NOTE: Router based P.C. solutions started to hit the market around 2010 and most of them, like Kibosh, were developed by boot-strapping startups. Router based solutions trump software by a wide margin because they are 1) O/S, and device agnostic, and 2) work at the gateway to the Internet and thus do not miss any packets (assuming it was built right…see below), and 3) do not require the installation & management of software.  Software always fails eventually, requires ongoing effort to maintain, and is easily bypassed. During the 90’s and early 2000’s – when everyone ran Windows – software was a great solution.

Back on topic – would I recommend the Disney Circle?

No I would not, for two specific reasons.

One, all Parental Controls solutions, although offering the same core features, are all custom designed, and developed from scratch. This is why you can buy five different P.C. solutions, and get five different experiences. There is no whitepaper, no global standard at providing a Family Safe Internet experience, there is no setup guide to follow. It’s starts with one or two developers with the technical experience, and desire to solve a problem, and then technology dictates what they can, or can’t do. It’s up to the developer(s) to work within the parameters defined by the technology, and guess what – it’s still vodoo down there. No one really knows, unless they’ve done it themselves, if something is going to work or not.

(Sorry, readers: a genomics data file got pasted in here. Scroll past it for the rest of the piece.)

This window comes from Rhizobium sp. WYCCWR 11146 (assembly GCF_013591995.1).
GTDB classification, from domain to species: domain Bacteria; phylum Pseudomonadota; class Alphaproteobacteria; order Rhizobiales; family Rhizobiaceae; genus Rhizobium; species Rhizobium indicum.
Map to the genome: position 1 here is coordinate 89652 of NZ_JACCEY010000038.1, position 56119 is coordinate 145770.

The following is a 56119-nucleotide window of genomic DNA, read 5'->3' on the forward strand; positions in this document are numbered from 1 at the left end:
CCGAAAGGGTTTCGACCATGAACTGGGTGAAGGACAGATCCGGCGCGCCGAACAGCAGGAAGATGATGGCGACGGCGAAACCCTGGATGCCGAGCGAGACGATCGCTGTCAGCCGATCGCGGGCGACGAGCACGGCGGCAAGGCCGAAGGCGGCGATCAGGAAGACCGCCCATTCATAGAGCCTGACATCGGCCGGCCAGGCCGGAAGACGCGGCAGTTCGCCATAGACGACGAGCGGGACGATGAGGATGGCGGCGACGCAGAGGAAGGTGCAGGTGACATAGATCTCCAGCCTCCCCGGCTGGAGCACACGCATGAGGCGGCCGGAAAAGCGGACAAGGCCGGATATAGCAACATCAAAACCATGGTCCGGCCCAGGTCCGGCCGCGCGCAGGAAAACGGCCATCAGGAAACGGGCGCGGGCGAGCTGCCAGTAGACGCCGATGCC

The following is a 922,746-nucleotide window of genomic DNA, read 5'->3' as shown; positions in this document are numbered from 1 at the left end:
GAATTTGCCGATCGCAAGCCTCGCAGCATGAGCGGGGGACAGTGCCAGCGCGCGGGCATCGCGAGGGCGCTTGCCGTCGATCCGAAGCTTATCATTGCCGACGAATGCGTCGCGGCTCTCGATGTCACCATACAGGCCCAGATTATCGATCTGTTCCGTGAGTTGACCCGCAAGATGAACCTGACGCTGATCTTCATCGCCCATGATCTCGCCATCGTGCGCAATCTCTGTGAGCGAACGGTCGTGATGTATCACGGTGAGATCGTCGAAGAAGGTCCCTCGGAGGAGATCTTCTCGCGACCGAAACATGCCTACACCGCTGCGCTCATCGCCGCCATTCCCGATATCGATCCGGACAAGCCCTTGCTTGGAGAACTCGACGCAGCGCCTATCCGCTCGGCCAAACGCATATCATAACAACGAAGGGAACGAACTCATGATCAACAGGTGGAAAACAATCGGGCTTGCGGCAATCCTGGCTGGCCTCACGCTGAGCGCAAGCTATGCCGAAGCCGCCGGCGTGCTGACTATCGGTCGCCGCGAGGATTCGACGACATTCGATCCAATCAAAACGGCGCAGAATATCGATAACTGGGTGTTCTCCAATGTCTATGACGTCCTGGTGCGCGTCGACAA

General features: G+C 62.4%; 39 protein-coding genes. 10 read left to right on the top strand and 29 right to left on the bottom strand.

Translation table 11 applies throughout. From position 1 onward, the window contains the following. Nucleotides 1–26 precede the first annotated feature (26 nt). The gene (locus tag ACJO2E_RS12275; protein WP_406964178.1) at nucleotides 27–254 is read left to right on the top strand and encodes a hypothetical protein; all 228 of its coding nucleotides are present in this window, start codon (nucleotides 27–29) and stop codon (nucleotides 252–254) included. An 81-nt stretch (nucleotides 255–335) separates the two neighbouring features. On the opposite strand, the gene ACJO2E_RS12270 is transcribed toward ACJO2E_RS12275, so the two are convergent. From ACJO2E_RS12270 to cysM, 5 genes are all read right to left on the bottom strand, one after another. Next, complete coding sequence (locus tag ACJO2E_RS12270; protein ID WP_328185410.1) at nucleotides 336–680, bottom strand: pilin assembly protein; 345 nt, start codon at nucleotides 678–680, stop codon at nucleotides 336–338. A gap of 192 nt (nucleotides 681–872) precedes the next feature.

For example:

A popular request is the ability to set daily time allotments for specific users, e.g., little Johhny get’s four hours of Internet time today. He can use this time whenever he wants, but after four hours the Internet shuts off. Sounds pretty straight forward however, it’s technically impossible to implement correctly at the router level because all devices, when connected to the Internet, are constantly sending data.

To accurately tell when someone is actively online we would need to watch for Internet traffic and, as you can imagine, there is a lot of it. So how can we tell when the user is actually doing something, like playing a game, online? We can’t, and no one else can either. So although the developer(s) want to offer this feature, and probably try to (like we have), if they are honest they will not offer it in the final product because it will never work as advertised. Essentially,  the limits of technology have dictated this feature.

So, the developer(s) sit down to design their Parental Control solution in the lab, trying this and that until they get something that works and that they can sell. In the beginning of this process there are some important fundamental design decisions that need to be made which will have great impact on the entire experience produced by their product: convenience vs security, and never the twain shall meet.